How to always exclude specific Django applications from unit testing


Note: the information in this entry is now out of date:

  • Django no longer runs unit tests for 3rd party apps by default, so that issue goes away.
  • Django's @skipIf decorator allows us to easily skip tests that depend on an external library that is not actually installed.

Sometimes your Django project will incorporate applications whose unit tests will never pass. Typical reasons can include:

  • the application in question depends on a 3rd party library that is not actually installed on your development machine - for example, because of an expensive license, so only some members of the team have it installed.
  • or you have installed a 3rd party application whose unit tests make certain assumptions, and these assumptions prove incorrect. For example, if you are writing a site that can only ever be accessed by authenticated users, this will break most 3rd party Django applications.

I first met the above problem when I was working for Hive Online. One of the developers there had quickly put together a script to fix this issue, and this was used instead of the 'test' command:

#!/usr/bin/env python
import sys
import test_settings

from import call_command, setup_environ



apps_for_testing = sys.argv[1:] or APPS_FOR_TESTING

call_command('test', settings=test_settings, *apps_for_testing)

I later moved on to another contract, this time working for Quru, and ran into exactly the same problem.

So I dug up the script for use in this new project. Of course, I'm a geek, so I couldn't just use it as is, I had to "improve" it. My first task was the application list: wouldn't it be better to list applications that should be excluded from testing? This way the script would require less maintenance (no need to modify it every time that you add a new application). This was a very easy change:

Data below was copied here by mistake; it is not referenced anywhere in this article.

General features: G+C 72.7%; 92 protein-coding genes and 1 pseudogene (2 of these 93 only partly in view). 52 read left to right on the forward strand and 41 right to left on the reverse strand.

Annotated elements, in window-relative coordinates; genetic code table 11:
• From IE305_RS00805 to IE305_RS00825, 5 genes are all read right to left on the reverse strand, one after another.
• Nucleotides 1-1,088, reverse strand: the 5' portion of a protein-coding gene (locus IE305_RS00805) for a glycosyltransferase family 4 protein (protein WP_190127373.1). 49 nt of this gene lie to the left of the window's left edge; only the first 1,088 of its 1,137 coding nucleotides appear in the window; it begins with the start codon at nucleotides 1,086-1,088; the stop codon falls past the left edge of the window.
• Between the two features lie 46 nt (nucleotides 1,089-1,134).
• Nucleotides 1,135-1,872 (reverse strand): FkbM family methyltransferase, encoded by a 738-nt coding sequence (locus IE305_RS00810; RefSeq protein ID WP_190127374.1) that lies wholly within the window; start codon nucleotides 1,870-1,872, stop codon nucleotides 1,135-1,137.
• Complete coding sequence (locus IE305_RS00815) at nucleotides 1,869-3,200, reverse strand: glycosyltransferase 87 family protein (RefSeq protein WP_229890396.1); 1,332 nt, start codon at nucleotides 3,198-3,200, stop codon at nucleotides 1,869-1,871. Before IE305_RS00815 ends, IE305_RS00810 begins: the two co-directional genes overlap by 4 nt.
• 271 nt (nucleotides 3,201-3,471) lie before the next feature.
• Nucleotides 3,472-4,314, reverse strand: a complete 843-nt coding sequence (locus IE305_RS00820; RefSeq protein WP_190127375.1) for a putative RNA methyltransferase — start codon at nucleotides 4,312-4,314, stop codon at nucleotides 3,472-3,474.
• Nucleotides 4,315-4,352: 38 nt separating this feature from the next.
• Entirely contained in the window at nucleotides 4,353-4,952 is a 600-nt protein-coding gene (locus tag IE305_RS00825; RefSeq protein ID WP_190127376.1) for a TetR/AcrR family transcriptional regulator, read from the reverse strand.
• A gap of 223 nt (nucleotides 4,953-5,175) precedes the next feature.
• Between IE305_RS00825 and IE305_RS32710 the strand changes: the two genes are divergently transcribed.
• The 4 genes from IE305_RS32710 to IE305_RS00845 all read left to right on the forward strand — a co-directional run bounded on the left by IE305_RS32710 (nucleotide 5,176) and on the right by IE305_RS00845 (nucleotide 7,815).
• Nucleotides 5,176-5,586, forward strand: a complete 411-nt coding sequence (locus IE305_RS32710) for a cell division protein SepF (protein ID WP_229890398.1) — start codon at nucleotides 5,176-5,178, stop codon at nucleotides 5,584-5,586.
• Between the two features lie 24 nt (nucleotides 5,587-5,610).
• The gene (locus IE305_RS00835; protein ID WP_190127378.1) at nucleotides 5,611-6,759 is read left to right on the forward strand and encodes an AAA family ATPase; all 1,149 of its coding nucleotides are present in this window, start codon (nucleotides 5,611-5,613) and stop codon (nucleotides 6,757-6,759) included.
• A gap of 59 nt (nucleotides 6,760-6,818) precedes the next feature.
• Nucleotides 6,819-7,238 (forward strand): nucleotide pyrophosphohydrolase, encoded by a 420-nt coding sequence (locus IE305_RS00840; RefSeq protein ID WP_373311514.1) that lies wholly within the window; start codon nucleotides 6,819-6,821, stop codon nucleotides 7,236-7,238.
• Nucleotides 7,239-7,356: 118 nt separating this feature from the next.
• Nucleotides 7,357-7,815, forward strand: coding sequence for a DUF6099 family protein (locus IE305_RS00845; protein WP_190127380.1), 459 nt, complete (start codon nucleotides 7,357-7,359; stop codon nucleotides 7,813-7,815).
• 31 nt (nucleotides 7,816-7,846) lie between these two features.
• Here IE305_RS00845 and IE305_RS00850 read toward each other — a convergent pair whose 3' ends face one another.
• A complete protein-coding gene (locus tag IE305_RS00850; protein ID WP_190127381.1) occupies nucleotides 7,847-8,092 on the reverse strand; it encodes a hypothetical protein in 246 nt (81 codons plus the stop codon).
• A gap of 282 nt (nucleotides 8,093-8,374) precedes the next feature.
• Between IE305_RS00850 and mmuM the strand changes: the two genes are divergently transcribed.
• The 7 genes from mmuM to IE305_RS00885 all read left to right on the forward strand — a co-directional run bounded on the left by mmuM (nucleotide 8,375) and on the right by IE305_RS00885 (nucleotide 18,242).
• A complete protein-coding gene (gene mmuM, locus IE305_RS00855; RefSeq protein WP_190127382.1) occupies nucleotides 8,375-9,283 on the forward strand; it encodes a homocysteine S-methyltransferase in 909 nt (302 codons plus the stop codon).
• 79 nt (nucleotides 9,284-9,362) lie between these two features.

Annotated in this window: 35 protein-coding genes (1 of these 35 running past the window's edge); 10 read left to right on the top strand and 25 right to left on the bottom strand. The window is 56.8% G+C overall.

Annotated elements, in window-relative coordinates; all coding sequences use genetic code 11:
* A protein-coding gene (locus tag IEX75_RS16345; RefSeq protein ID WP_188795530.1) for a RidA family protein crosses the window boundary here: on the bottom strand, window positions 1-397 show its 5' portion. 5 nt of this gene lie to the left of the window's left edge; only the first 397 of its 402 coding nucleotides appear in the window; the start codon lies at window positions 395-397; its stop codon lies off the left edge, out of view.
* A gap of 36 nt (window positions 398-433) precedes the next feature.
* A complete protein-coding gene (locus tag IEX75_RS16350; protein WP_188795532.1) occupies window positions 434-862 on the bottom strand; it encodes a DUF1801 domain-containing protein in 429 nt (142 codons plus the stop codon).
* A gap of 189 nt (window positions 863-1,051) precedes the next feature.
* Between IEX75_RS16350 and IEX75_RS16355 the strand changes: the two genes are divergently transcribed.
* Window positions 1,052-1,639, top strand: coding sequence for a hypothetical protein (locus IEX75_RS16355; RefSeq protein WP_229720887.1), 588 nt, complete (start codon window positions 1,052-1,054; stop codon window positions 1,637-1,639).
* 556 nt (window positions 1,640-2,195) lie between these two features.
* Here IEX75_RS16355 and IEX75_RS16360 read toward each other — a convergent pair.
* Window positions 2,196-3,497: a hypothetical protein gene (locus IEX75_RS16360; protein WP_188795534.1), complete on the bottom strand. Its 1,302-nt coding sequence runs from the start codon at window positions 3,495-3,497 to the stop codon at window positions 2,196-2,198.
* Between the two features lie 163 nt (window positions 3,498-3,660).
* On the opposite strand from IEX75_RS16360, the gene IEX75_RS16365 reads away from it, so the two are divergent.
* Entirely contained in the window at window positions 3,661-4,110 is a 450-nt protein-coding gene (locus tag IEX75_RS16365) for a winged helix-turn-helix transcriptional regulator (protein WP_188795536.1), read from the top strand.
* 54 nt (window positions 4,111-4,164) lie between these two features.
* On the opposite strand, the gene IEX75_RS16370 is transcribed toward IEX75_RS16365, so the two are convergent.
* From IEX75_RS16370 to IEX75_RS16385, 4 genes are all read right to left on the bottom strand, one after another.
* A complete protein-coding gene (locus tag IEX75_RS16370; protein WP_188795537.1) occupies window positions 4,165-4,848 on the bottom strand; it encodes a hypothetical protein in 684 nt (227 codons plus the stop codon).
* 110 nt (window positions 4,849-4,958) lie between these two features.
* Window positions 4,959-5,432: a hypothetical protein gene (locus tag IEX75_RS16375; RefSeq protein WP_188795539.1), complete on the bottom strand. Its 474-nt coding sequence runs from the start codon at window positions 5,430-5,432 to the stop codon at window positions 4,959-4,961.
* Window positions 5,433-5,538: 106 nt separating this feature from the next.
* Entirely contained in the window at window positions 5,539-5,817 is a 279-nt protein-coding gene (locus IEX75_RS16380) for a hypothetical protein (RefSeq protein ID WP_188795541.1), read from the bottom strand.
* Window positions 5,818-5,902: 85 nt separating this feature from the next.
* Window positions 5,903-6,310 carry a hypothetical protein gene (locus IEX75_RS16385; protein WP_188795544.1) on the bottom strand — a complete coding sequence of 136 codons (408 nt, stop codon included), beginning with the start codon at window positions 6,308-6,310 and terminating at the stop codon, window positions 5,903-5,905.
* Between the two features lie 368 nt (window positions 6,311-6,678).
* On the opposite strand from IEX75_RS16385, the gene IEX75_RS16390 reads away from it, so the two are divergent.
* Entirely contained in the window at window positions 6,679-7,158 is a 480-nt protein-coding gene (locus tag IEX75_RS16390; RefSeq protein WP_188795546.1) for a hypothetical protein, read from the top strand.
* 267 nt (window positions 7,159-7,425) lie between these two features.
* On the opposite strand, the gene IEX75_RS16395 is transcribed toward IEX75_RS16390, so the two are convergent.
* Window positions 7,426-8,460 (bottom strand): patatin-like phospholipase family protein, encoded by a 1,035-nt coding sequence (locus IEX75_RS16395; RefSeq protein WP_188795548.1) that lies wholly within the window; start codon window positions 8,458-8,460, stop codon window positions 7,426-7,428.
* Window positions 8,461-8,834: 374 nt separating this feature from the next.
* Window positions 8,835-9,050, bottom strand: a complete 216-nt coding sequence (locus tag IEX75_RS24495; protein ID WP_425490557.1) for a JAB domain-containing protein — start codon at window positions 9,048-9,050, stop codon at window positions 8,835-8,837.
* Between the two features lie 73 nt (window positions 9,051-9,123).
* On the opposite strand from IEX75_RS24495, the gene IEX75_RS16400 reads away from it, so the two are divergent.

# etc...
if sys.argv[2:]:
    apps_for_testing = sys.argv[2:]
    apps_for_testing = [app for app in settings.INSTALLED_APPS
                        if not app in APPS_TO_NOT_RUN
                        and not app.startswith('django.')]

My second task was to make the above script work transparently - as a replacement to the 'test' command. While it is not a major pain to remember to run a separate script, it is non-standard, a trivial mental hoop that we have to jump through many times a day. If the project that we are working on has a large number of trivial mental hoops that we have to jump through in order to get anything done, we will become noticeably less productive - so I like to spend time on making things as 'standard' as possible.

Ok, so how to fix it? Well, in Django we can specify the test runner used by the 'test' command. While I get the impression that it's more aimed at people who want to use a totally different testing framework, there's nothing to stop us using it to slightly tweak the existing test runner:

from django.test.simple import DjangoTestSuiteRunner
from django.conf import settings

class ExcludeAppsTestSuiteRunner(DjangoTestSuiteRunner):
    """Override the default django 'test' command, exclude from testing
    apps which we know will fail."""

    def run_tests(self, test_labels, extra_tests=None, **kwargs):
        if not test_labels:
            # No appnames specified on the command line, so we run all
            # tests, but remove those which we know are troublesome.
            APPS_TO_NOT_RUN = (
                               # etc...
            test_labels = [app for app in settings.INSTALLED_APPS
                           if not app in APPS_TO_NOT_RUN
                           and not app.startswith('django.')]
            return super(ExcludeAppsTestSuiteRunner, self).\
                run_tests(test_labels, extra_tests, **kwargs)

And we add the following to


And that's it. A drop-in replacement for the test command.